Whether Silva's method of starting the car by turning the key while he was beside the vehicle was a reasonably foreseeable use of the automobile is a question for the trier of fact. "A manufacturer who sells a product in a defective condition is liable for injury which results to another when the product is used for its intended purpose or for an unintended but reasonably foreseeable purpose" (Lugo v LJN Toys, Ltd., 75 NY2d 850, 852 [1990]). Defendants-appellants presented no evidence, expert or otherwise, showing that Silva's method of starting the vehicle, even if an unintended use, was not a foreseeable one. A jury could reasonably conclude that it was foreseeable that a car owner might turn on the ignition while standing outside the car, especially if someone else was examining the engine, and that this act was not the sole or superseding cause of the accident (see Valentin v Bretting, Mfg., Co., 278 AD2d 230 [2000]).

The failure to warn claims should have been dismissed because there is no evidence that any such failure was a proximate cause of the injury. In Sosna v American Home Prods. (298 AD2d 158 [2002]), this Court held that a plaintiff asserting a failure to warn claim must adduce proof "that the user of the product would have read and heeded a warning had one been given" (298 AD2d at 158). Here, there is no proof in the record that Silva would have read and heeded a warning about the risk of the car's lurching forward if it is started while in gear and without depressing the clutch pedal. To the contrary, Silva testified at his deposition that an owner's manual came with the vehicle, but he did not need to read it because he understood how cars operated. Thus, any purported absence of a warning in the owner's manual was not a substantial factor in bringing about the injury (see Guadalupe v Drackett Prods. Co., 253 AD2d 378 [1998]).

The dissent does not address this Court's decisions in Sosna and Guadalupe, but instead relies on a number of cases which we find distinguishable. For example, in Johnson v Johnson Chem. Co. (183 AD2d 64 [1992]), although the plaintiff admitted that she did not read the warning label on a can of insecticide, the Second Department affirmed denial of the manufacturer's motion for summary judgment focusing on the fact that the warning may not have been prominently displayed. Likewise, the other cases cited by the dissent (see e.g. Humphrey v Diamant Boart, Inc., 556 F Supp2d 167 [ED NY 2008]) all involve questions of fact as to the conspicuousness, prominence and/or placement of the warnings.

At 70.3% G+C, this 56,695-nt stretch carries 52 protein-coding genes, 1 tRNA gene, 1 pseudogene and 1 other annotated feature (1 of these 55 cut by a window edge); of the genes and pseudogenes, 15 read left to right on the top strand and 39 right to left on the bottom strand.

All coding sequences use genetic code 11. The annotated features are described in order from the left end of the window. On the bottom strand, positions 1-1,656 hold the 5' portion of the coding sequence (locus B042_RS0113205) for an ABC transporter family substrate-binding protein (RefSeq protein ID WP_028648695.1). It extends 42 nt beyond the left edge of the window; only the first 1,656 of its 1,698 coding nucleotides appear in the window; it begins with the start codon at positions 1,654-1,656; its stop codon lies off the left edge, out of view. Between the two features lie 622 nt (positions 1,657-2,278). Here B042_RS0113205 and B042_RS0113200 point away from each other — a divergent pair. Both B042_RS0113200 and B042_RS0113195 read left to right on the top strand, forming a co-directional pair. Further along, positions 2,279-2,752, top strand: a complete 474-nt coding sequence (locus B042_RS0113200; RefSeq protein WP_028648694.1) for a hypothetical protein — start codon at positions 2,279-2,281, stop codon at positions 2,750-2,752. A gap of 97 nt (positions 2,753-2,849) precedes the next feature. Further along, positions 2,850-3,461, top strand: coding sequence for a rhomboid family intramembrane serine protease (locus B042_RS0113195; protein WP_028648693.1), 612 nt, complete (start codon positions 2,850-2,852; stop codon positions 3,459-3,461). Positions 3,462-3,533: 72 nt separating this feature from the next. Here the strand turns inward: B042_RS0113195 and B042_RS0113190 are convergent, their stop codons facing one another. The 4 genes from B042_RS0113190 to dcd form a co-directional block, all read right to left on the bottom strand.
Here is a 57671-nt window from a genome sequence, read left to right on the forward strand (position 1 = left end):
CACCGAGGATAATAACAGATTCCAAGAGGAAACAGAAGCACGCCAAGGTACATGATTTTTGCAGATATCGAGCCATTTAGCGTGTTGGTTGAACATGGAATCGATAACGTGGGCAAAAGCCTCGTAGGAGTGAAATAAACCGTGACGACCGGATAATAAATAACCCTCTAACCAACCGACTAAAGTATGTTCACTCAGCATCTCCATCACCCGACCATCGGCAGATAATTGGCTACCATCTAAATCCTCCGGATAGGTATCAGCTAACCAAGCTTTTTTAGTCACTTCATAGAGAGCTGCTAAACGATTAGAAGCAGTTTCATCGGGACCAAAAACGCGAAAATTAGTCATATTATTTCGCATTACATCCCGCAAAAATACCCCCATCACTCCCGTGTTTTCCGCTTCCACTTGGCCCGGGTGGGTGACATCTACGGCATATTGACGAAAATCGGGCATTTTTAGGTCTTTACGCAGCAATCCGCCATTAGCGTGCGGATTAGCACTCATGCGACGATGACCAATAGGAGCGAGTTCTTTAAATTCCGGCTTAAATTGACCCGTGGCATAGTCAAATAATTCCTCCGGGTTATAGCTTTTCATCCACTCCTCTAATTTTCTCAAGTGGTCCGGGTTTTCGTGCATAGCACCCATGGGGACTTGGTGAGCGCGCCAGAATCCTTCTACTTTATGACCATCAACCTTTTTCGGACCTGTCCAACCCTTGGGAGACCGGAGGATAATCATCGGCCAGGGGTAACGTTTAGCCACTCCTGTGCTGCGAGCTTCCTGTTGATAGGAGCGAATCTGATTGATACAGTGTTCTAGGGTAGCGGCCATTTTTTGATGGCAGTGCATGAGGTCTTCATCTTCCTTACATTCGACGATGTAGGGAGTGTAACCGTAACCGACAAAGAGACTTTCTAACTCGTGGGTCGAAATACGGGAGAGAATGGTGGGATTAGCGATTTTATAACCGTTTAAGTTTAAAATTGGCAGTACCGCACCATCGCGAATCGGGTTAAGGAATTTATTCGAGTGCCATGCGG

Here, however, it is immaterial how prominent or conspicuous any warning in the owner's manual might have been because it is undisputed that Silva did not read the manual and would not have been likely to read it because he was familiar with how cars operated. Silva's admission that he did not read the manual severs the causal connection between the alleged failure to warn and the accident (see Sosna, 298 AD2d at 158, Guadalupe, 253 AD2d at 378).

Plaintiffs' suggestion on appeal that a warning label should have been placed on the dashboard or gear shift, and that such a warning would have prevented the accident, is based on speculation. The complaint does not contain any allegation that a warning should have been in the vehicle itself. Nor does the deposition testimony, or plaintiff's expert affidavit, support such a claim or even explain where such a warning label should have been. Plaintiffs also point to no evidence in the record that other potential vehicle safety hazards are typically warned against by the use of interior labeling as opposed to the inclusion of such information in the owner's manual. Moreover, there is no evidence that Silva would have read and heeded a warning if it had been located in the car itself. Since Silva started the car from outside, it is hard to imagine how a warning on the dashboard or gear shift would have prevented the accident. Defendant-appellant Ford was not entitled to summary judgment because while it did show that it had no role in the design and manufacture ...